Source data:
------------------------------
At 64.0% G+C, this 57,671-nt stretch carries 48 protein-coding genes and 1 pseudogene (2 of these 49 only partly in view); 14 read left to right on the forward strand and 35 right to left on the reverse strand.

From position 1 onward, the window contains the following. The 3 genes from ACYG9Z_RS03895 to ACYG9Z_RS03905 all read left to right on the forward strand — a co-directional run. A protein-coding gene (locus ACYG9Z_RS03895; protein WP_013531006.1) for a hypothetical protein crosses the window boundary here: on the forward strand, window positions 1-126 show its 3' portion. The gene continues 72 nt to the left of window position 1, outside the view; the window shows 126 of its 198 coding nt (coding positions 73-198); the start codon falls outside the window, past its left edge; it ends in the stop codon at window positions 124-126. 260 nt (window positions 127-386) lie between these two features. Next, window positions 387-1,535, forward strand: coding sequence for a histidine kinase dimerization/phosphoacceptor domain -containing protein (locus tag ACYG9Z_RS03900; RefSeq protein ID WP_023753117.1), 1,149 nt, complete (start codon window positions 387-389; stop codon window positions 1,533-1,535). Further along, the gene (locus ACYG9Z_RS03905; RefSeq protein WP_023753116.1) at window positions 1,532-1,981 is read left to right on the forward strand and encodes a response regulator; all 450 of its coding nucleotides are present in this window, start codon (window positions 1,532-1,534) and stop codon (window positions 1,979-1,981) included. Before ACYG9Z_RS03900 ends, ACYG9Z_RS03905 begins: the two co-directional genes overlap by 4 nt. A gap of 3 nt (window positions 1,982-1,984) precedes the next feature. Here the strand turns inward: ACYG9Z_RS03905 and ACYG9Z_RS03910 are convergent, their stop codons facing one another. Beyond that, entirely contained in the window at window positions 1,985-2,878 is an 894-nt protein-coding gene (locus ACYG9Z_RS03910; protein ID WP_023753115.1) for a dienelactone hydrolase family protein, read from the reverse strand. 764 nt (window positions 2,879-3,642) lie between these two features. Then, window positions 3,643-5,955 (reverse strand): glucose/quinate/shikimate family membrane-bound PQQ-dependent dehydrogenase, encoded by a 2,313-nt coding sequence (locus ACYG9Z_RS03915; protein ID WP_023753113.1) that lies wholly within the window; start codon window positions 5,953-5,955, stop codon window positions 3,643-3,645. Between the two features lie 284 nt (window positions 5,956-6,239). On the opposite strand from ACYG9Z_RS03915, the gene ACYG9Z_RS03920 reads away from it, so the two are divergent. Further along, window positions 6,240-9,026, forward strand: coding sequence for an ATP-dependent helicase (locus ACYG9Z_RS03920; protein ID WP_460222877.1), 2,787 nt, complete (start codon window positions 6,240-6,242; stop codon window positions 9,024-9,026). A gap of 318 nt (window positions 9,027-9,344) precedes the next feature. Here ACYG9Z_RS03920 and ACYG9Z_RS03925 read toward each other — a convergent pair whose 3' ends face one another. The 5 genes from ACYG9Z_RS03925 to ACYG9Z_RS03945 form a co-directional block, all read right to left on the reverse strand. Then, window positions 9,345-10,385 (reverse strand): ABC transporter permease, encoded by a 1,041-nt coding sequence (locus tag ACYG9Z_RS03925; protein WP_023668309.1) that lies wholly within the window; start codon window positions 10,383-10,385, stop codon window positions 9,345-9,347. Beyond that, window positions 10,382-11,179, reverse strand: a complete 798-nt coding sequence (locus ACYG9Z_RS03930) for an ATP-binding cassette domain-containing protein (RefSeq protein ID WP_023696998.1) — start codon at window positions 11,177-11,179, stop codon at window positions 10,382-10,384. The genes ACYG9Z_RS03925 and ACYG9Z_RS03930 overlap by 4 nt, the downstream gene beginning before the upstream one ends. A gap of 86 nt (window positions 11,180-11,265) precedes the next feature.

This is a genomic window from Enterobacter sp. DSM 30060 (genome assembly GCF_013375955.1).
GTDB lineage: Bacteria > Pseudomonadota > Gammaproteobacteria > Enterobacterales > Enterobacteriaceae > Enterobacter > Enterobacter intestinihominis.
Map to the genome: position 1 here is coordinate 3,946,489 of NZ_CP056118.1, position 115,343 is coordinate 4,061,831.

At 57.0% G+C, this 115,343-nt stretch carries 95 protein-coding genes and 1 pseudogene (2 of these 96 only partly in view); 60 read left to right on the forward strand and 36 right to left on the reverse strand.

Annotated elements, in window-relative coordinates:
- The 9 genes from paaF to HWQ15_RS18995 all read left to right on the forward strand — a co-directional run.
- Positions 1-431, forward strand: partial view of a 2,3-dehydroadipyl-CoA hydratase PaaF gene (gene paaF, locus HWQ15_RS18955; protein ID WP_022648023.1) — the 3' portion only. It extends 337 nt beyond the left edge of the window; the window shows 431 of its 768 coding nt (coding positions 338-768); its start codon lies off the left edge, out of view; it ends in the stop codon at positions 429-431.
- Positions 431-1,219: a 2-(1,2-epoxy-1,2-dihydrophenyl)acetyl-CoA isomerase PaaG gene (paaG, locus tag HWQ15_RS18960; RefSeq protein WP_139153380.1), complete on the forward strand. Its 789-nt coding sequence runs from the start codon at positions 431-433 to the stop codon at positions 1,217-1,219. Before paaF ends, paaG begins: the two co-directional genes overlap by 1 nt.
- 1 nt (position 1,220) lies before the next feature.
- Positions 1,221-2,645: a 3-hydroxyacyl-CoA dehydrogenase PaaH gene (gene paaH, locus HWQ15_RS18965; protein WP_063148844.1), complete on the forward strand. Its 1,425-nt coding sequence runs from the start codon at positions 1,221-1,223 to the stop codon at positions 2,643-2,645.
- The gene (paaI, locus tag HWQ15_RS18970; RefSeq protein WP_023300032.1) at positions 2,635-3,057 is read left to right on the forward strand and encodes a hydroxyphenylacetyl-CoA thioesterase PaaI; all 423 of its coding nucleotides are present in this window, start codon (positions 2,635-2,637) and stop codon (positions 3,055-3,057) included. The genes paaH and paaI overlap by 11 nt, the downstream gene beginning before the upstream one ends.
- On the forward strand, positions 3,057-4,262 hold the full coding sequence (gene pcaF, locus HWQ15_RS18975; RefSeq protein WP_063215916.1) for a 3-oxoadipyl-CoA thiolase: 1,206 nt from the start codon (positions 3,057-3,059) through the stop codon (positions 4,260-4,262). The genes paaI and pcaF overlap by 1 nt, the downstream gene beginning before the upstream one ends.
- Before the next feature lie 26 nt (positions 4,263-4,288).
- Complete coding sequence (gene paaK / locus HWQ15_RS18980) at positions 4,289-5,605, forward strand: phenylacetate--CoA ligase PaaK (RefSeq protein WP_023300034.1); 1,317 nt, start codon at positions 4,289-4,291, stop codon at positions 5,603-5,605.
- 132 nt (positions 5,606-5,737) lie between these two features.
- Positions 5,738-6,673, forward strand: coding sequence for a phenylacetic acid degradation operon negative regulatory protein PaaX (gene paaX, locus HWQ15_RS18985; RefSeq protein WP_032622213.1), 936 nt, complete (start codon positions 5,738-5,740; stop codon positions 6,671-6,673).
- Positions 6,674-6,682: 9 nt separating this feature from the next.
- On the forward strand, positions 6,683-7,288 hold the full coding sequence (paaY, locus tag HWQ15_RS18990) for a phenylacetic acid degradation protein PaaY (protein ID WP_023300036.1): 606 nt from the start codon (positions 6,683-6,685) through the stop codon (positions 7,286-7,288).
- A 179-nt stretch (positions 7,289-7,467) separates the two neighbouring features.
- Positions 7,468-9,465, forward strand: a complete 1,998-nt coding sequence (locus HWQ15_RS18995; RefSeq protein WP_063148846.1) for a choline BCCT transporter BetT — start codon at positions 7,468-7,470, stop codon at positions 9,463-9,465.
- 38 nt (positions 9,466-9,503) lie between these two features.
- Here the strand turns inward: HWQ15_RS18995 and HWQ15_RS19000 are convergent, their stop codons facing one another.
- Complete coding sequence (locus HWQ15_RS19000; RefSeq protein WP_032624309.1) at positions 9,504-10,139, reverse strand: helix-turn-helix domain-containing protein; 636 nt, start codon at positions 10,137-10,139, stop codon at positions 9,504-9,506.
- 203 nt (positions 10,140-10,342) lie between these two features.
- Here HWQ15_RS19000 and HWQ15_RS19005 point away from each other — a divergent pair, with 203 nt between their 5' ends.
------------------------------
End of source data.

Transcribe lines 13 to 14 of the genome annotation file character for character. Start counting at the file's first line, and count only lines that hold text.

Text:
- The gene (paaI, locus tag HWQ15_RS18970; RefSeq protein WP_023300032.1) at positions 2,635-3,057 is read left to right on the forward strand and encodes a hydroxyphenylacetyl-CoA thioesterase PaaI; all 423 of its coding nucleotides are present in this window, start codon (positions 2,635-2,637) and stop codon (positions 3,055-3,057) included. The genes paaH and paaI overlap by 11 nt, the downstream gene beginning before the upstream one ends.
- On the forward strand, positions 3,057-4,262 hold the full coding sequence (gene pcaF, locus HWQ15_RS18975; RefSeq protein WP_063215916.1) for a 3-oxoadipyl-CoA thiolase: 1,206 nt from the start codon (positions 3,057-3,059) through the stop codon (positions 4,260-4,262). The genes paaI and pcaF overlap by 1 nt, the downstream gene beginning before the upstream one ends.